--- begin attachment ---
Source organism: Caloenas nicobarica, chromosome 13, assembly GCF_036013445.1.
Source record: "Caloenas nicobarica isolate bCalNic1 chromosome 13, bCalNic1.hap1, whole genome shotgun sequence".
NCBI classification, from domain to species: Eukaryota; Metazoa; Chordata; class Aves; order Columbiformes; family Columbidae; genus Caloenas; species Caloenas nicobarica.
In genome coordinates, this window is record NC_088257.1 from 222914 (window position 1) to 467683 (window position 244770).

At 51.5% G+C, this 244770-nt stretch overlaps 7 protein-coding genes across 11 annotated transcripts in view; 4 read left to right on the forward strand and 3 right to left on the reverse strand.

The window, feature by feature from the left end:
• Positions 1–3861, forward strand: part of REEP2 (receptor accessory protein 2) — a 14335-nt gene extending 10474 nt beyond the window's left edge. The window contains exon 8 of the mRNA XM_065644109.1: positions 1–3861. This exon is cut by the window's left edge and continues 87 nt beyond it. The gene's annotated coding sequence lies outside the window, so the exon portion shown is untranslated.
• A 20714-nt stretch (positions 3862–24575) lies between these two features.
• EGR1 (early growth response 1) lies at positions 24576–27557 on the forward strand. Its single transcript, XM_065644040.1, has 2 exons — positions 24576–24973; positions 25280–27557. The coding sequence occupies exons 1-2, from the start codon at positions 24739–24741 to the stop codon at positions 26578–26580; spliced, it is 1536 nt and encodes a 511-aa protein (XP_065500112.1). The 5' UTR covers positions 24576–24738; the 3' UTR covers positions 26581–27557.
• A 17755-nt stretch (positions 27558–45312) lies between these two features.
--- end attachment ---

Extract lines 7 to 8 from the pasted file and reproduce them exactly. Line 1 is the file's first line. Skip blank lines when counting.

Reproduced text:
• Positions 1–3861, forward strand: part of REEP2 (receptor accessory protein 2) — a 14335-nt gene extending 10474 nt beyond the window's left edge. The window contains exon 8 of the mRNA XM_065644109.1: positions 1–3861. This exon is cut by the window's left edge and continues 87 nt beyond it. The gene's annotated coding sequence lies outside the window, so the exon portion shown is untranslated.
• A 20714-nt stretch (positions 3862–24575) lies between these two features.